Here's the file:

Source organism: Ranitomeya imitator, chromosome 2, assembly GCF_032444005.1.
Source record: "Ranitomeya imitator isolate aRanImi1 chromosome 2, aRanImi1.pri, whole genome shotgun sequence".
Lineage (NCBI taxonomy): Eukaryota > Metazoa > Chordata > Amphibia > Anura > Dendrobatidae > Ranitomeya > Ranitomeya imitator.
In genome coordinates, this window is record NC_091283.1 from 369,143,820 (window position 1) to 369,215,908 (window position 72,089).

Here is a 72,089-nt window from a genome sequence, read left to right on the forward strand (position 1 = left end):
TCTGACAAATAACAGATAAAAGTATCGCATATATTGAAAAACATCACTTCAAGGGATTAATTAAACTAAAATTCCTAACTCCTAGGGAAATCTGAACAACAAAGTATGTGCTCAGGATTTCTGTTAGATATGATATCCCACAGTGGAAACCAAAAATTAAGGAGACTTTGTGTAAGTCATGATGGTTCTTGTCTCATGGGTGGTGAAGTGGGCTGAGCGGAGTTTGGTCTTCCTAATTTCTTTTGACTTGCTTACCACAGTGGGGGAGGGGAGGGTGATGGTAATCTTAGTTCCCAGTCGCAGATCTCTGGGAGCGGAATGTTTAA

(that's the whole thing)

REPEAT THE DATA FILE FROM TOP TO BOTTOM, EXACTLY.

Source organism: Ranitomeya imitator, chromosome 2, assembly GCF_032444005.1.
Source record: "Ranitomeya imitator isolate aRanImi1 chromosome 2, aRanImi1.pri, whole genome shotgun sequence".
Lineage (NCBI taxonomy): Eukaryota > Metazoa > Chordata > Amphibia > Anura > Dendrobatidae > Ranitomeya > Ranitomeya imitator.
In genome coordinates, this window is record NC_091283.1 from 369,143,820 (window position 1) to 369,215,908 (window position 72,089).

Here is a 72,089-nt window from a genome sequence, read left to right on the forward strand (position 1 = left end):
TCTGACAAATAACAGATAAAAGTATCGCATATATTGAAAAACATCACTTCAAGGGATTAATTAAACTAAAATTCCTAACTCCTAGGGAAATCTGAACAACAAAGTATGTGCTCAGGATTTCTGTTAGATATGATATCCCACAGTGGAAACCAAAAATTAAGGAGACTTTGTGTAAGTCATGATGGTTCTTGTCTCATGGGTGGTGAAGTGGGCTGAGCGGAGTTTGGTCTTCCTAATTTCTTTTGACTTGCTTACCACAGTGGGGGAGGGGAGGGTGATGGTAATCTTAGTTCCCAGTCGCAGATCTCTGGGAGCGGAATGTTTAA